Lower emissions with pay as you go car insurance

Car culture is one of the big obstacles in the transition to a lower carbon future. Dangerous climate change can’t be stopped without breaking the addiction to fossil fuel motoring – but it’s easier said than done. Cars are hugely convenient, many people can’t get by without them, and they’re a real status symbol as well. We’re deeply attached to our cars.

So here’s one way to help reduce emissions from cars without necessarily giving up driving altogether: pay as you go car insurance.

At the moment, we pay a flat annual fee for car insurance. Once we’ve paid for the year, it doesn’t matter if we drive sixty miles every day to work, or just take the car out occasionally at the weekend. It all costs the same. In fact, since we’ve paid for more miles, we might as well drive more. It would be poor value otherwise. It’s the same logic as an all-you-can-eat buffet.

If, on the other hand, you paid according to your annual mileage, you’d have a reason to think twice before you drive anywhere. You’d be more inclined to walk, especially shorter trips. Perhaps you’d stop doing the school run by car. For some people it might be just the extra incentive to get back on the bike.

I came late to driving, and I only learned to drive when our second child was born. I mainly got my license so I could help out with long journeys, and generally use the car once a fortnight or so. We’ve set up our life so that we don’t need to drive, so it struck me as a little strange that I have to pay a flat fee. Obviously people who drive more are likely to be more experienced. But equally the likelihood of being in an accident goes up the longer you spend on the road. So I feel like I am paying a price based on an average level of risk, when I ought to fall below it. It’s a price structure that serves the insurance companies rather than me as a customer. A pay as you go option would make more sense for someone like me, and I’d happily fit a black box to keep tabs on mileage.

Until recently, no such option was available, but this year two new services arrive on the market in the UK: Cuvva is up and running, and Just Miles is imminent. Both offer mobile phone based insurance for occasional trips. ‘Stop paying for miles you don’t drive’ says the latter. It’s great that the option is now on the table, though you’d have to tell your insurer every time you drive the car. Surely it would be possible to create something in between, where the price you paid was based on your annual mileage? I nominate Dale Vince at Ecotricity to look into this and add car insurance to their growing portfolio of environmentally minded businesses.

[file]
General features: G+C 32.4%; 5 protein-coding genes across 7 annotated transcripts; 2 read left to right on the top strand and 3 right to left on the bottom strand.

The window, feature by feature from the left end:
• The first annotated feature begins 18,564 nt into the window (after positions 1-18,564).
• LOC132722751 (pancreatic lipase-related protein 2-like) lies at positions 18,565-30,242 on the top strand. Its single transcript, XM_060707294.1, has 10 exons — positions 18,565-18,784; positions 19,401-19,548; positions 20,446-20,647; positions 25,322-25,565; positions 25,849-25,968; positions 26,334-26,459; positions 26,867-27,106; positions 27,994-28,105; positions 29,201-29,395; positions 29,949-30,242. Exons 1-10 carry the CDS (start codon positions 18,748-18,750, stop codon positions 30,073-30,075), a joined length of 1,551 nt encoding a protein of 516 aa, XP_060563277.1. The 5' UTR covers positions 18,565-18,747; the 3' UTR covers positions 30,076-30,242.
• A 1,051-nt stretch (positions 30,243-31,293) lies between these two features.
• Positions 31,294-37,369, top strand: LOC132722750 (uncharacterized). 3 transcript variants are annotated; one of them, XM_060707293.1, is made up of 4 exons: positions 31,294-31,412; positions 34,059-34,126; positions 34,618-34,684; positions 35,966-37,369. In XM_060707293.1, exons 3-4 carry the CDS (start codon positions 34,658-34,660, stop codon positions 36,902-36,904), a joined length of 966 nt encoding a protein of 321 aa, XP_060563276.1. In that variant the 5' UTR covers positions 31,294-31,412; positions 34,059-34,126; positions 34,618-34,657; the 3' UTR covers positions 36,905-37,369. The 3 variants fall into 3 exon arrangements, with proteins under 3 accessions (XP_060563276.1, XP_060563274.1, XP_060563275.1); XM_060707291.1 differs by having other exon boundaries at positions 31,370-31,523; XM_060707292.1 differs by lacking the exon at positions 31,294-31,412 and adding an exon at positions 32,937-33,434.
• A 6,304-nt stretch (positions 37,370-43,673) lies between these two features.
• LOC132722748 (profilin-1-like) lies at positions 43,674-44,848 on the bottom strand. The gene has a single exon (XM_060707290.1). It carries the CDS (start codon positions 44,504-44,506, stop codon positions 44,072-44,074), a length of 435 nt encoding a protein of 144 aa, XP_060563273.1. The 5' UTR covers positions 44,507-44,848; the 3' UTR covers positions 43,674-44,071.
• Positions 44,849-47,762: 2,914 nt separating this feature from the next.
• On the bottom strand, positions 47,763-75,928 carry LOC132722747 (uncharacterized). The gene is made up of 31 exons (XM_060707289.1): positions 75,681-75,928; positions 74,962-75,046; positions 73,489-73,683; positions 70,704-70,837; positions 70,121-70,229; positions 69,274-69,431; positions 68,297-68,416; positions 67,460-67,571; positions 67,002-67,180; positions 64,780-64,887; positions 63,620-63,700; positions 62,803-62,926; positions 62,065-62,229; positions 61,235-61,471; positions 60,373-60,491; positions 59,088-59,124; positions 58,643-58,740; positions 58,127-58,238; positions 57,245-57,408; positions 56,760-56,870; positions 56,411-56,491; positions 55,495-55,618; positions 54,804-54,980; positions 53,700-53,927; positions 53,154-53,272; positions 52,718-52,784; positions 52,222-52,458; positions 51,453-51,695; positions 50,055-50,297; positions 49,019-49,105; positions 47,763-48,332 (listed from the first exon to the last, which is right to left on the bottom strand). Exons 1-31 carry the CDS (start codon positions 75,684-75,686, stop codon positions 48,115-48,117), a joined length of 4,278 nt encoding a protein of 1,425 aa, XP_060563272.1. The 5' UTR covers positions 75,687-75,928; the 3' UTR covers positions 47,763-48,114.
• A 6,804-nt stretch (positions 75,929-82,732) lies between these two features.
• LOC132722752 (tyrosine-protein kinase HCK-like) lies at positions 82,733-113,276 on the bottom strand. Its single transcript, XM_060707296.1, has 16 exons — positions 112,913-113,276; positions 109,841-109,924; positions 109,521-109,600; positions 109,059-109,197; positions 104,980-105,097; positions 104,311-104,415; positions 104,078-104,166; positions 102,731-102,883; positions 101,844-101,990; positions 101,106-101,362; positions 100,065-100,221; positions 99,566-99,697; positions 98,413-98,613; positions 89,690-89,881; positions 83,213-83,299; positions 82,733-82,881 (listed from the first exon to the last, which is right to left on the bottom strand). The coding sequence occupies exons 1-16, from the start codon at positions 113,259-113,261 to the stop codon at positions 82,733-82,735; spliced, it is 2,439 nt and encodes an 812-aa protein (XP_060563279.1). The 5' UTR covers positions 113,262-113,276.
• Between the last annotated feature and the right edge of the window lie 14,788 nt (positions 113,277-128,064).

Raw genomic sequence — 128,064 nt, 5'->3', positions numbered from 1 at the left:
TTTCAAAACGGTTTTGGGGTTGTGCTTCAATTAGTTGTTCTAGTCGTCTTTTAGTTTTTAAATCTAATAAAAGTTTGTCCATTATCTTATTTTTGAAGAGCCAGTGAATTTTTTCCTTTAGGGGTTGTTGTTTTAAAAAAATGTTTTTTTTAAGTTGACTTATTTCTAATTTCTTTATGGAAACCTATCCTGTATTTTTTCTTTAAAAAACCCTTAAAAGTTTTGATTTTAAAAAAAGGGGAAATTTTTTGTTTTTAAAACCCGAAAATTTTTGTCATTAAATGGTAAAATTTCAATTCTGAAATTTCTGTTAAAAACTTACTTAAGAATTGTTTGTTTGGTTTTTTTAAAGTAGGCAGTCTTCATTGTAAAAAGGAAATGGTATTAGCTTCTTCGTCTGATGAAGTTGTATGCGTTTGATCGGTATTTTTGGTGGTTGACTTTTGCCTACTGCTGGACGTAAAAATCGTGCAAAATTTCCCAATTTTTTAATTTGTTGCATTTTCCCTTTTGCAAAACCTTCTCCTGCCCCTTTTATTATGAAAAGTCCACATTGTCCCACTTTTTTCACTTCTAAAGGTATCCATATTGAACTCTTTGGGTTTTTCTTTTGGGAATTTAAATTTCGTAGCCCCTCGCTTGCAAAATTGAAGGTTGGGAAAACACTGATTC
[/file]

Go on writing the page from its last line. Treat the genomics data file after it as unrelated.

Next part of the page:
These two start-ups are targeting their offer at people who don’t drive often and who would like to save money. I’m interested in how the idea could be used to lower emissions, because every mile not driven is a tiny slice off that huge burden of transport CO2. It wouldn’t be a massive reduction, but if it encouraged people to walk or cycle more it would have additional benefits for our health and our communities, and it would reduce congestion for other motorists. It sounds to me like an idea worth investigating.

Has anyone else looked into it? I can only find one study from California in 2008. It estimates an 8% reduction in car use, delivering 7-9% of the emissions reductions on the state’s carbon targets. Two thirds of drivers would have lower premiums, so everybody wins.

Everybody except the insurance companies that is, and that’s why new companies or socially aware businesses will have to take this on. It’s unlikely to come from the industry.

I’m writing from a UK perspective. I wouldn’t be at all surprised if someone informs me that it’s all pay as you go where they are, so please let me know if this is more common in your country. And if you can see an obvious flaw in the plan, feel free to point that out too!